Afghanistan: Fahim’s death leaves void

Why the demise of the Afghan warrior-turned-politician will affect the country’s future.

Fahim had a larger-than-life presence in government, writes Masoud [Reuters]

The death of Afghanistan’s first Vice President, Marshal Mohammed Qassim Fahim, is a loss to the country, and it will affect the ethnic Tajik community at this critical juncture.

Less than a month before Afghans head for the polls to choose a successor to President Hamid Karzai, the nation faces colossal challenges: A crisis of legitimacy, political uncertainty, weak security and a sagging economy.

I have known Marshal Fahim for decades. He was a lieutenant in the Northern Alliance resistance group led by my late brother, Commander Ahmad Shah Masoud, who was assassinated two days before the 9/11 attacks. A fellow native of the Panjsher Valley, he joined the resistance against the Soviet invasion in the late 1970s, and later spent years fighting the extremist Taliban.

In the eyes of many, Marshal Fahim suffered from what some might call an “image problem”; he was widely perceived as a gruff warrior-like figure and often labeled “warlord” by western media. For those of us who knew him well, however, he was a warm-hearted, generous soul, and a great raconteur of war-time exploits. My own children enjoyed spending time with him and listening to his endless tales of the time he spent fighting alongside their illustrious uncle.

How will Fahim’s demise affect the future of the country? There is no doubt that such a prominent figure will leave a void. To run a complex country like Afghanistan, a leader must have both a strong personality and an ability to get the job done. Fahim had a larger-than-life presence in the government, and he looked after the security concerns of Afghanistan. Never more than now, since the ousting of the Taliban in 2001, has security been of such paramount importance, as the deadline of the withdrawal of US and NATO troops draws near.

For the enemies of Afghanistan, those who wish to see the country return to chaos, Fahim’s departure from the scene will no doubt be an opportunity.

Fahim’s death will certainly affect the entire process that the Karzai administration has charted during the last 13 years. And yet, the nation must go on because Fahim’s ideas and motivations will endure.

For the country’s ethnic Tajiks, whose rights and interests Fahim relentlessly pursued, there will be challenging times ahead. His importance as a leader and protector cannot be underestimated, and it grew tremendously over the last 13 years as he ascended from military leader to first vice president.

Fahim’s career might have begun on the battlefield against the Russian invaders, but on the political stage, he was able to draw from his little-known diplomatic skills. Few people remember that he was among those dispatched by Commander Ahmad Shah Masoud to talk with Communist President Mohammad Najibullah, while he was hiding at the UN compound in 1996. Fahim tried to convince the ill-fated communist leader to leave the UN compound and come with the resistance for his safety, but in vain. Najibullah was captured and brutally killed by a Taliban mob.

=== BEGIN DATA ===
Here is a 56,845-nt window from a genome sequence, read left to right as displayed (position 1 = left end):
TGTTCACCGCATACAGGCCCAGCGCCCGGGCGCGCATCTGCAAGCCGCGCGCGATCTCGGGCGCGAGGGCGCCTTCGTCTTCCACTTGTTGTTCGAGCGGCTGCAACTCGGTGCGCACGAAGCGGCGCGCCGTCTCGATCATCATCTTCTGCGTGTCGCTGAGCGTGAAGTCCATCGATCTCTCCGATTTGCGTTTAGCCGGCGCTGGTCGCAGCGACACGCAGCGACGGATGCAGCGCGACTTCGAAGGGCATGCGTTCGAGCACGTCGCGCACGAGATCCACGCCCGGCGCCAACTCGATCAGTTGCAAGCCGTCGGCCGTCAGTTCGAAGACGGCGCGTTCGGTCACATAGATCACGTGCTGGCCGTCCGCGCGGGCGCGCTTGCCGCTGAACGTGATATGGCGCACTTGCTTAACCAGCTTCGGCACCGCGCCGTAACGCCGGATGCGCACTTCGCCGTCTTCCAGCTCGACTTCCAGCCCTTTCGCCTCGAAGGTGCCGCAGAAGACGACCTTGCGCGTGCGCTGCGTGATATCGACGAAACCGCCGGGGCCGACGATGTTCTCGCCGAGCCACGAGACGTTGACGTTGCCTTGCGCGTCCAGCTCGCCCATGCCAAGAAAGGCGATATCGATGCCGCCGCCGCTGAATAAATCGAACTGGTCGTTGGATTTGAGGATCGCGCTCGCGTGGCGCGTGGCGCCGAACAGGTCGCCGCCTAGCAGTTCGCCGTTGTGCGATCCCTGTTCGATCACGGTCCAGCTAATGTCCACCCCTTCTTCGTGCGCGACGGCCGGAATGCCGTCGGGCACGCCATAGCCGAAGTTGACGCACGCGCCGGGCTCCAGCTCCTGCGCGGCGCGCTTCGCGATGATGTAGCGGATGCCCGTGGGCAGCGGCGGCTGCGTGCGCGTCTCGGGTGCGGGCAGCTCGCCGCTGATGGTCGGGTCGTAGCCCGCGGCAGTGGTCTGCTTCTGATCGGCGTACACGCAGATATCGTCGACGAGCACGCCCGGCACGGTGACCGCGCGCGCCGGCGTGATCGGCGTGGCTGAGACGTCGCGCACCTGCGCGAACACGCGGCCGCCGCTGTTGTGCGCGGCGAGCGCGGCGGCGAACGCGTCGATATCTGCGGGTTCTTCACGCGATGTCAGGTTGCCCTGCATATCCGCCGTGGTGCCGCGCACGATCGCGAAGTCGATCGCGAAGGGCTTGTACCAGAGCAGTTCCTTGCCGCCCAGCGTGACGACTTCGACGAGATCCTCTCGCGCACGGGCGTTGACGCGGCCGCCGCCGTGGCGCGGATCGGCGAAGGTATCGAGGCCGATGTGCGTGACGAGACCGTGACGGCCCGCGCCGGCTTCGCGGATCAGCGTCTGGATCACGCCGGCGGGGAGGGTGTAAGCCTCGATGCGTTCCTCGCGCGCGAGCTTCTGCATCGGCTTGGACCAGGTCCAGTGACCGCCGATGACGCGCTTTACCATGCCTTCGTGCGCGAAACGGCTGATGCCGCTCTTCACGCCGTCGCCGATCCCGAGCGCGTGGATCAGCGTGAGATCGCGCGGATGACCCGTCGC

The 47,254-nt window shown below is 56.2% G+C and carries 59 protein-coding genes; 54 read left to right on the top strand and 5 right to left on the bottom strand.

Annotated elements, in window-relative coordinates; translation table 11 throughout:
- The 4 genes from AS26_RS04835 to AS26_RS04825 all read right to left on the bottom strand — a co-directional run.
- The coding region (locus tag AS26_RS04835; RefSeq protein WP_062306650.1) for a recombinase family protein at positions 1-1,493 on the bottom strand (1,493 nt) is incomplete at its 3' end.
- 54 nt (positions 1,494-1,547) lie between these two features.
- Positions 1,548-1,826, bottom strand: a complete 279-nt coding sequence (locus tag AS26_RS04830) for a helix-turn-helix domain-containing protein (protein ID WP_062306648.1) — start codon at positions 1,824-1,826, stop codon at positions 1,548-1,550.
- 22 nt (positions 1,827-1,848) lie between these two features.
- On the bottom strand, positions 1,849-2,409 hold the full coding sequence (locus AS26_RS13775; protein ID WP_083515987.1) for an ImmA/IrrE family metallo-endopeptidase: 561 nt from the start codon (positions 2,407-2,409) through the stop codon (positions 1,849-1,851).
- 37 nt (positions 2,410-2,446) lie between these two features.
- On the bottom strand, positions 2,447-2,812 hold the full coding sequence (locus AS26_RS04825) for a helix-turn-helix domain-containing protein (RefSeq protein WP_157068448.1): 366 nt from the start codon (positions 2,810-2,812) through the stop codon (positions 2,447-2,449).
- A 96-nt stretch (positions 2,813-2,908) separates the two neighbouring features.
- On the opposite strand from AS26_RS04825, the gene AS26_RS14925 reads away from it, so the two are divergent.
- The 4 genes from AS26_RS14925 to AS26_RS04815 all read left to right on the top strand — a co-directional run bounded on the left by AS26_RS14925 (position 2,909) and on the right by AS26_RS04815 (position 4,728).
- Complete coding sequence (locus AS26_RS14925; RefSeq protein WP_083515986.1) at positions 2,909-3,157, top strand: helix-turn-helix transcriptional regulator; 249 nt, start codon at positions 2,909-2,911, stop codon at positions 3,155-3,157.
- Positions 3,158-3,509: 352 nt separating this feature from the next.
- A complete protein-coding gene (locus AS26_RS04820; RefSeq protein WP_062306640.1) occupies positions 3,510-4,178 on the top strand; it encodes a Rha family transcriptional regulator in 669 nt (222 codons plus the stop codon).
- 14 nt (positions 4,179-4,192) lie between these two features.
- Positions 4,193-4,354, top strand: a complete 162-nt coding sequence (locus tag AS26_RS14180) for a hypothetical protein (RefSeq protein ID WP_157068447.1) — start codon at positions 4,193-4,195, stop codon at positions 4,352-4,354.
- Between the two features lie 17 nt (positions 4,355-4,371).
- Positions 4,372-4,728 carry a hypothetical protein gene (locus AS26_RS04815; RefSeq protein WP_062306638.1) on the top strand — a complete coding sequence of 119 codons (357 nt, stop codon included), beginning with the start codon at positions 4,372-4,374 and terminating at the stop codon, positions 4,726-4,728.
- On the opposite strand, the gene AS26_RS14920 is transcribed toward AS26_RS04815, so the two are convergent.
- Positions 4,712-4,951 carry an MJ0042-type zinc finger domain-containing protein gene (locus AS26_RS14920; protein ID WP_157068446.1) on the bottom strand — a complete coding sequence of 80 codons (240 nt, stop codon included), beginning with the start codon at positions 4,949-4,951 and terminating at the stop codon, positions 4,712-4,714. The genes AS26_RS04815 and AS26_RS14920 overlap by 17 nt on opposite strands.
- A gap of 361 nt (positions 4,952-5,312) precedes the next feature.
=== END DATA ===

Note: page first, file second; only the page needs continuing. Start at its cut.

Pragmatic arrangement

Back in 2001, the Northern Alliance had faced a major challenge after my brother’s assassination. Ahmed Shah Masoud had not nominated a deputy to take over in the event of his death, and so a shura was convened and various functions were allotted to his trusted lieutenants. Fahim was given the responsibility of military affairs. It was therefore a natural progression for him to take on the Ministry of Defense in late December of 2001.

Fahim’s demise is not likely to impact the outcome of the election, as he had already made it clear that he was endorsing the candidacy of former Foreign Minister Dr Abdullah Abdullah. If it appeared to be a politically controversial move – for the incumbent’s vice president to back the man who had challenged Karzai in the previous election versus those contenders who enjoy Karzai’s implicit support – it did not come as a surprise to those who have followed Fahim’s decades-long career as a patriot, resistance fighter and finally, politician.

It is true that Fahim has not always been a supporter of Dr Abdullah, a former comrade-in-arms during the jihad against the Soviets. But in the country’s second presidential election, he announced his support. If he had allied himself with Karzai during the last decade, it was probably because they had come to a pragmatic arrangement. And if Karzai is not in the running, who should he have supported?

Fahim’s endorsement of Dr Abdullah’s campaign, in the days before he died, shows that his vision for Afghanistan has never wavered.

We are now watching various presidential contenders wage their campaigns for the April 5 vote, but none of them are offering viable platforms, agendas or strategies. Many have formed controversial alliances. But how many can claim to have had nearly 40 years of experience, through the country’s many difficult stages?

For the enemies of Afghanistan, those who wish to see the country return to chaos, Fahim’s departure from the scene will no doubt be an opportunity.

Ahmad Wali Masoud is the former Afghan ambassador to the UK. He is the younger brother of the late Commander Ahmad Shah Masoud.